During a face to face interview on 04/01/19 at approximately 12:50 PM, with Employee #19, Emergency Department Physician, he explained that he did not conduct a complete patient evaluation because the patient pulled the blanket over his head and wanted to sleep; so most of the documentation was based on the information from EMS (Emergency Medical Services) staff and the triage nurse. Later, when he returned to evaluate the patient, he found that the patient was discharged by the nurse. Employee #19 was queried regarding the discharge process. He explained he assesses the patient for discharge, clicks on discharge in the computer, selects the appropriate order set and prints out the discharge instructions; but he did not discharge Patient #1.

During a telephone interview on 03/26/19 at approximately 1:30 PM, with Employee #11, the patient's assigned Registered Nurse, she explained that she did not reassess or discharge the patient; the charge nurse, Employee #10, discharged the patient.

During a telephone interview on 04/09/19 at approximately 11:30 AM, with Employee #10, ED Charge Nurse, she was queried regarding the patient's discharge order and the discharge process. She explained that normally the medical provider writes the discharge order or puts the order in [the computer system], which would then generate printed discharge instructions, but she did not see the patient's discharge order. She saw the patient with discharge instructions, in his hand, but could not explain how that was possible if the physician did not discharge the patient.
Review of the video footage of the patient's stay in the ED, on 04/02/19 at 1:50 PM, did not show that the hospital staff provided the patient with discharge instructions.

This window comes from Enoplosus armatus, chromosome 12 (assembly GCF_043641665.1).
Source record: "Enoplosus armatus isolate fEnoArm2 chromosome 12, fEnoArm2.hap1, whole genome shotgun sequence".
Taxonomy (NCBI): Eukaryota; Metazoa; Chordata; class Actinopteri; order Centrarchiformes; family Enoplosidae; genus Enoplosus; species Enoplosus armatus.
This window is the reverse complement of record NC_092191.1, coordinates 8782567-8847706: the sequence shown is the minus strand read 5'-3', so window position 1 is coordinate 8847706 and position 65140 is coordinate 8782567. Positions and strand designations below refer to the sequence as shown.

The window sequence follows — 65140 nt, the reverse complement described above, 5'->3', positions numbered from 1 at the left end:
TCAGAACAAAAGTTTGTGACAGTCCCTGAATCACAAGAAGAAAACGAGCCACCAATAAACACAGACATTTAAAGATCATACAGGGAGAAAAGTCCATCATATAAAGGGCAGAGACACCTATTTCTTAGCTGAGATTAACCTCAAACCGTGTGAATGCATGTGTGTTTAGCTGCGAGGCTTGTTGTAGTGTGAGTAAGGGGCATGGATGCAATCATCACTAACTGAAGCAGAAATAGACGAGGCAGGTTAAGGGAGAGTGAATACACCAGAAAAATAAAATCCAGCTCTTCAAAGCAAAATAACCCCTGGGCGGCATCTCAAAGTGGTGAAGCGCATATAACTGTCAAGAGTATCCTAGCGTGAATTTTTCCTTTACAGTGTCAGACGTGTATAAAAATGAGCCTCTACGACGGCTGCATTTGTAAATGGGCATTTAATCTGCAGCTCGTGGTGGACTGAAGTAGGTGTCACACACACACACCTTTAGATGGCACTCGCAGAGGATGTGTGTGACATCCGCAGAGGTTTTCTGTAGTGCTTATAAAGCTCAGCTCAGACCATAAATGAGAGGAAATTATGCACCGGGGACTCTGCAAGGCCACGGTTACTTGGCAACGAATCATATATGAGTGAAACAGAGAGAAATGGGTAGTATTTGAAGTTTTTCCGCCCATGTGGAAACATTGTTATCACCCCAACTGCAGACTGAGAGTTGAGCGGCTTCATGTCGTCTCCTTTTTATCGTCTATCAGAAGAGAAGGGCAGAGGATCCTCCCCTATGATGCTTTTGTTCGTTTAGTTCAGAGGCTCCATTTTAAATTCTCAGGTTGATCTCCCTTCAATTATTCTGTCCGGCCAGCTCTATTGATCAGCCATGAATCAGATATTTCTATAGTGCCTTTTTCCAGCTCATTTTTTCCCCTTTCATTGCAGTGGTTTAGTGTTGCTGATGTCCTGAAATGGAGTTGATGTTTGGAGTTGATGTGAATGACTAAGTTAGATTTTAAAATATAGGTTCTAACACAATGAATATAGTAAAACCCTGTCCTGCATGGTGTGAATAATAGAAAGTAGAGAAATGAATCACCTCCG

The surveyor queried Employee #10 about her collaboration with the patient's assigned nurse and the attending physician to ensure a safe discharge disposition. She explained that she did not speak to either person but she assessed the discharge need. Employee #13, Patient Care Technician (PCT) provided the patient clean, donated clothing; and Employee #10 asked Employee #13 to provide a walker and walker instructions to ambulate. Employee #10 shared she provided bus tokens to the patient; and the PCT escorted the patient out of the ED.

Review of the video footage on 04/02/19 at 1:50 PM lacked evidence that staff provided tokens to the patient.

The practice lacked evidence that the nurse followed the hospital's policy and acceptable standards of practice for care delivery.

Employees #10, 13, and #26, Director of Quality and Patient Safety, acknowledged the findings.
VIOLATION: RN SUPERVISION OF NURSING CARE Tag No: A0395
Based on record and policy review, video footage review, and staff interviews, the nursing staff failed to evaluate the care, for one of 11 patients in the Emergency Department, with a diagnosis of Alcohol intoxication (Patient #1) (Cross reference A-0092).
VIOLATION: NURSING CARE PLAN Tag No: A0396
**NOTE- TERMS IN BRACKETS HAVE BEEN EDITED TO PROTECT CONFIDENTIALITY**


Based on record review, policy review, and staff interviews, the nursing staff failed to follow the requirements for the plan of care for re-assessment and patient disposition, for three of 11 patients discharged from the Emergency Department (ED), with a diagnosis of Alcohol intoxication (Patients #1, 5 and 2).

Findings included ...